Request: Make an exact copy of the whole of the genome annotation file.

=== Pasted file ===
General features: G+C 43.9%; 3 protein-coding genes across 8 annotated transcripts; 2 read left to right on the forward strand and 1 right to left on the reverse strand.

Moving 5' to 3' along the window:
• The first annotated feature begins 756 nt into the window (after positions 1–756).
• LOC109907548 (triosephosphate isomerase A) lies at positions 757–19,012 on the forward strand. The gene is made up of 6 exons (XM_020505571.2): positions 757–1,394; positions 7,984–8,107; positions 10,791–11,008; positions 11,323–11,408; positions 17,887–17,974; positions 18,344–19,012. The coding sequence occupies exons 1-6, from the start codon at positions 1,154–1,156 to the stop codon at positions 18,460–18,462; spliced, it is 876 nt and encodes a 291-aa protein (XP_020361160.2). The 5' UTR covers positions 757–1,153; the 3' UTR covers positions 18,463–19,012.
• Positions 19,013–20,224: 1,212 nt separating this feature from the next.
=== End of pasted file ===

General features: G+C 43.9%; 3 protein-coding genes across 8 annotated transcripts; 2 read left to right on the forward strand and 1 right to left on the reverse strand.

Moving 5' to 3' along the window:
• The first annotated feature begins 756 nt into the window (after positions 1–756).
• LOC109907548 (triosephosphate isomerase A) lies at positions 757–19,012 on the forward strand. The gene is made up of 6 exons (XM_020505571.2): positions 757–1,394; positions 7,984–8,107; positions 10,791–11,008; positions 11,323–11,408; positions 17,887–17,974; positions 18,344–19,012. The coding sequence occupies exons 1-6, from the start codon at positions 1,154–1,156 to the stop codon at positions 18,460–18,462; spliced, it is 876 nt and encodes a 291-aa protein (XP_020361160.2). The 5' UTR covers positions 757–1,153; the 3' UTR covers positions 18,463–19,012.
• Positions 19,013–20,224: 1,212 nt separating this feature from the next.